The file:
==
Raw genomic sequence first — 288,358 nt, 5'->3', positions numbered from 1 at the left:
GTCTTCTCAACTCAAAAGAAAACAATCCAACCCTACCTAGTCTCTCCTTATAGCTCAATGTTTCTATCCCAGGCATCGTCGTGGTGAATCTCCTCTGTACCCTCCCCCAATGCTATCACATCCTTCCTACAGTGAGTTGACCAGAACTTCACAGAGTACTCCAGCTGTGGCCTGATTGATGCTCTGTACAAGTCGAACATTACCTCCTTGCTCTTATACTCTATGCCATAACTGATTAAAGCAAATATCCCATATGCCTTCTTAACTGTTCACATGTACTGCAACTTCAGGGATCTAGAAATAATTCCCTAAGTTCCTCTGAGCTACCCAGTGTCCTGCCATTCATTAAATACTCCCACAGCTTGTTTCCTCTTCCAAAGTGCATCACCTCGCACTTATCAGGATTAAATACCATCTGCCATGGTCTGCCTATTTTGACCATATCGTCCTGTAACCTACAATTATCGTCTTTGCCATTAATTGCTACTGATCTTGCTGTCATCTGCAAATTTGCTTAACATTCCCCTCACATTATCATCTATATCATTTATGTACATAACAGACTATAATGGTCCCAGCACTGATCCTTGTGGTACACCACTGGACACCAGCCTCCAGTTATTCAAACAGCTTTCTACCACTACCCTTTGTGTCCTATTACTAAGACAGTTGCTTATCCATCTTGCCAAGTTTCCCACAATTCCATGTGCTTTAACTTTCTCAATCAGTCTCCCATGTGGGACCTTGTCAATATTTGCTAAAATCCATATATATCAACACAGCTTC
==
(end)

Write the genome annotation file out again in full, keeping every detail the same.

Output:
Raw genomic sequence first — 288,358 nt, 5'->3', positions numbered from 1 at the left:
GTCTTCTCAACTCAAAAGAAAACAATCCAACCCTACCTAGTCTCTCCTTATAGCTCAATGTTTCTATCCCAGGCATCGTCGTGGTGAATCTCCTCTGTACCCTCCCCCAATGCTATCACATCCTTCCTACAGTGAGTTGACCAGAACTTCACAGAGTACTCCAGCTGTGGCCTGATTGATGCTCTGTACAAGTCGAACATTACCTCCTTGCTCTTATACTCTATGCCATAACTGATTAAAGCAAATATCCCATATGCCTTCTTAACTGTTCACATGTACTGCAACTTCAGGGATCTAGAAATAATTCCCTAAGTTCCTCTGAGCTACCCAGTGTCCTGCCATTCATTAAATACTCCCACAGCTTGTTTCCTCTTCCAAAGTGCATCACCTCGCACTTATCAGGATTAAATACCATCTGCCATGGTCTGCCTATTTTGACCATATCGTCCTGTAACCTACAATTATCGTCTTTGCCATTAATTGCTACTGATCTTGCTGTCATCTGCAAATTTGCTTAACATTCCCCTCACATTATCATCTATATCATTTATGTACATAACAGACTATAATGGTCCCAGCACTGATCCTTGTGGTACACCACTGGACACCAGCCTCCAGTTATTCAAACAGCTTTCTACCACTACCCTTTGTGTCCTATTACTAAGACAGTTGCTTATCCATCTTGCCAAGTTTCCCACAATTCCATGTGCTTTAACTTTCTCAATCAGTCTCCCATGTGGGACCTTGTCAATATTTGCTAAAATCCATATATATCAACACAGCTTC